In amongst all the excitement here and successful patient stories there’s also the nitty gritty of what it sometimes means to be a nurse. There’s busy days, patients who don’t do as well as you’d hoped, patients who go home without the perfection they had hoped for. Even in these situations I have to hold on to the fact that God brought these people to the ship and have to believe that it may not have been just for the surgery. That He had a higher purpose. There have been beautiful testimonies from people who have felt loved for the first time as they have spent so much of their lives feeling rejected. I remember one message from a man who was leaving after some facial surgery. His writing was poor, but the message was clear, ‘Thank you to the nurses. I know that Jesus loves me’. Beautiful stuff. There’s death too. Just a couple of weeks ago a 6 year old boy died after his discharge from our ward. He had just had a simple hernia repair, there had been some post op complications but he was doing well. Then, out of the blue, we heard he had died. Too sad. My mind is completely baffled and whilst I’ll never quite get my head around why it had to happen or the pain I saw and experienced at his funeral, I trust in a God who is bigger than me. Bigger than all of this. With purposes higher than I can imagine or ever understand. Someone who I know sees the bigger picture.  

There’s lots of fun stuff I’ve been up to as well. There’s been lots of ‘the last Anastasis’ events. Like the last movie shown on a big screen on Aft deck. I loved sitting out on a balmy African evening on movie night! It always felt a little surreal sitting there, on the edge of some West African country with ‘life’ going on a few hundred feet away and me there with a bowl of popcorn watching the latest blockbuster! It’s definitely a special experience that I’ll miss. Check out the photo of the last Anastasis lifeboat race! It was fun! There have been lots of beach trips and goodbye outings too. Many of the nurses arrived in Ghana last June and came for a year so they’re all about to leave. Aaaaaagh! It’s one of the tough things about living on board and I do find it pretty draining. I’m trying to learn not to hold onto people too tightly, to enjoy the privilege it is to get to know some amazing people and share precious times but to remember in it all that it’s not about any of that. I thought I’d done the uncomfortable bit last year when I had to say goodbye to everyone at home. So now, just as I was getting cosy I realise that God is asking me to get uncomfortable again. Stripping away anything that might let me think I can do life on my own. Having some very precious friends leave is just one reminder to me of how much I need God, I need His strength and His love so that I can carry on and keep getting to know new people and show His love to people even when I am tired and my insides are shouting out, ‘give me a break!!’. Our Chief Medical officer, Dr Gary Parker who has also been on board as a maxilla facial surgeon for the last 20 years is a wonderful example of someone who relies on God for all these things. It only dawned on me a while back. I was wondering how someone who had worked in the same job for so long could still express such enthusiasm for his work, such love for his patients, I honestly have never met anyone like it. So when he was talking to us as a crew about the need to rely on God and the truth that we just can’t do this by ourselves, I had to stop and listen. Humanly speaking, we just can’t be the kind and loving people we would like to be. We need something bigger than ourselves.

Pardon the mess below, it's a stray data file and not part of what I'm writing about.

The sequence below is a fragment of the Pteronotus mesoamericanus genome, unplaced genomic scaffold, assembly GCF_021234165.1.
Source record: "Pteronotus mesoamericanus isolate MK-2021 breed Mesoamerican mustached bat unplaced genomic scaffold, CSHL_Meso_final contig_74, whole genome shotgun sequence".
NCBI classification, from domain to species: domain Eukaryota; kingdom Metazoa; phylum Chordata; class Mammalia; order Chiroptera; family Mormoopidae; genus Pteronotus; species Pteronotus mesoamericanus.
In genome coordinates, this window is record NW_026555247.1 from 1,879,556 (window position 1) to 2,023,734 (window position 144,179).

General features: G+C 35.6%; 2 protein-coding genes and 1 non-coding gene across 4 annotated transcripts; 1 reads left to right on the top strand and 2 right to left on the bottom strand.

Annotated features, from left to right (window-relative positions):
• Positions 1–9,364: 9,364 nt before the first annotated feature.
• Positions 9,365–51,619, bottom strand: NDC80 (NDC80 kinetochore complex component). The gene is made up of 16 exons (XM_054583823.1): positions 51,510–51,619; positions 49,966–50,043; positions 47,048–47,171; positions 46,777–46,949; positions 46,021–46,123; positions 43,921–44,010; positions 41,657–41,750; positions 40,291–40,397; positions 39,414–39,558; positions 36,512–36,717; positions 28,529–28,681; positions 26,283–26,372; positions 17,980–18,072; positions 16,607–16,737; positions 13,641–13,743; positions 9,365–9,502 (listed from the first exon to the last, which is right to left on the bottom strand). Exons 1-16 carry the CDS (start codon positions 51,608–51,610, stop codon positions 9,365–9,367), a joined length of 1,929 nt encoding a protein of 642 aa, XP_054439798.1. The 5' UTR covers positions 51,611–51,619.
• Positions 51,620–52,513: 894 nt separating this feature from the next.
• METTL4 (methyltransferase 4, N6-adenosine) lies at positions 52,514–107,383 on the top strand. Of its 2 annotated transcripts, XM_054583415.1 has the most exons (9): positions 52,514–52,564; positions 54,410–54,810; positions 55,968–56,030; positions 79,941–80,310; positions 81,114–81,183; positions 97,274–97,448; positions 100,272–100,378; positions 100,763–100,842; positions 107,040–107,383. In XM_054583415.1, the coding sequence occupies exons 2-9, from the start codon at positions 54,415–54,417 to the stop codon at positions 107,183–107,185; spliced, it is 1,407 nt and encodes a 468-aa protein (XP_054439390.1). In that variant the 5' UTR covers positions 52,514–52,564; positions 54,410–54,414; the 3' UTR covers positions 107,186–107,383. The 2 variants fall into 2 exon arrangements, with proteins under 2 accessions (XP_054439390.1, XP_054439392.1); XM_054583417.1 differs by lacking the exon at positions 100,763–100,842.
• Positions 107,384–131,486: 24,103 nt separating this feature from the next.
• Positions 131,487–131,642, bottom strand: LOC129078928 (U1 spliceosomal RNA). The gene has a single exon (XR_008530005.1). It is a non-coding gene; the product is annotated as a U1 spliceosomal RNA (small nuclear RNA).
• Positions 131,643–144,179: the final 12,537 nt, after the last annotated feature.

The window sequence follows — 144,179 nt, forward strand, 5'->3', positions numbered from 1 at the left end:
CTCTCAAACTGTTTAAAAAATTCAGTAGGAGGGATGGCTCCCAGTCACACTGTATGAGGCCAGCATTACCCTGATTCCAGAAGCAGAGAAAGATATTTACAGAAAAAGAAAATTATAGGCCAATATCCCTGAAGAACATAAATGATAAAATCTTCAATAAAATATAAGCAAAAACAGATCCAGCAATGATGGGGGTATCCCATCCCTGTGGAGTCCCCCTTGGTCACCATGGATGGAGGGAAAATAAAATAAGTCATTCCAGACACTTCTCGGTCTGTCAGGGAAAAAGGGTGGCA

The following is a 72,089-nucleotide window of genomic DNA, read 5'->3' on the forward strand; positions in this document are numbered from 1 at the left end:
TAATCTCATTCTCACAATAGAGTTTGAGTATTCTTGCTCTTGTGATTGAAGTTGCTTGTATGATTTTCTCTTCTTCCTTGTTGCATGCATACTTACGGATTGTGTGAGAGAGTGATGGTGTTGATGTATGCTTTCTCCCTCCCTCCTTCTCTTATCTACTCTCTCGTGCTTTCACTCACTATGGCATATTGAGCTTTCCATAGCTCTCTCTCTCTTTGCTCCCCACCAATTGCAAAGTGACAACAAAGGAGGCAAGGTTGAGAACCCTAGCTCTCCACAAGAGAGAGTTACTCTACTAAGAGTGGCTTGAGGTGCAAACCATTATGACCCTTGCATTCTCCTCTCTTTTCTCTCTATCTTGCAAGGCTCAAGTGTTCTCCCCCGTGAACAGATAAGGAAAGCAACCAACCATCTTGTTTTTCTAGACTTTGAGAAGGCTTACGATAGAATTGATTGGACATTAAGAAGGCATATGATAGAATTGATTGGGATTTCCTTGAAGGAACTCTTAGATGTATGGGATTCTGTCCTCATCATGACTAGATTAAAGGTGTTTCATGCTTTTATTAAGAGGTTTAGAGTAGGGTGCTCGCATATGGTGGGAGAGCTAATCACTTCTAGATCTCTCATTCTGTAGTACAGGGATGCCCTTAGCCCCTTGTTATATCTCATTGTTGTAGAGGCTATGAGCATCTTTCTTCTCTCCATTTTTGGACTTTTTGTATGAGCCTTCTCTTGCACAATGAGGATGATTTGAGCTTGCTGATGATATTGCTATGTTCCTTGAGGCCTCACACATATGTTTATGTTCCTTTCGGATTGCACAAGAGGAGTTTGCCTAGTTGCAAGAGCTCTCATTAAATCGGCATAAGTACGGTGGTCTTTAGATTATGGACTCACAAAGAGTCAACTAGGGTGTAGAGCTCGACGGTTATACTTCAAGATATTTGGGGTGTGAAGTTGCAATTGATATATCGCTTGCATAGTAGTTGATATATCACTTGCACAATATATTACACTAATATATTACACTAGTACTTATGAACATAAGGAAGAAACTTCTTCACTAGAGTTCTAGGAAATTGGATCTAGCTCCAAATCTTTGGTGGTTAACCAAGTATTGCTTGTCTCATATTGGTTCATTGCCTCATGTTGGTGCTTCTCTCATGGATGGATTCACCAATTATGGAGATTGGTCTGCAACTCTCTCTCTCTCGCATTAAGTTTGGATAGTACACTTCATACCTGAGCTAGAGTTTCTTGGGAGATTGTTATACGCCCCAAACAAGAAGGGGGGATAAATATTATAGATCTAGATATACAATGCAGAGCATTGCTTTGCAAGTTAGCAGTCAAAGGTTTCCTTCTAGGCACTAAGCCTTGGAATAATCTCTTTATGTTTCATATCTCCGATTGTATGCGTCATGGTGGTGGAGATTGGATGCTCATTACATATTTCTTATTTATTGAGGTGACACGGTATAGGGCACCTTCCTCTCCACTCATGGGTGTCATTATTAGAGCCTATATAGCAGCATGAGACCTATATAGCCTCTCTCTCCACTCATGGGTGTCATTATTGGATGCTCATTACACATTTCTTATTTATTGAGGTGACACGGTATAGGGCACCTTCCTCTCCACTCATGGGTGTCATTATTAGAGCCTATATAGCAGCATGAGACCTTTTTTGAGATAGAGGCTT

So there we go folks! I’m popping home for a couple of weeks on June 1st to go to a wedding, it’s a great excuse to catch up with friends too, though 2 weeks is just too short so it’ll be a whirlwind I am sure. Whether I get to see you or not, I am so grateful for your love and support. When I return it’ll be time for my role as ICU and Recovery Manager to fully begin so I will certainly appreciate your prayers. For now, I will say bye bye, KWW xxx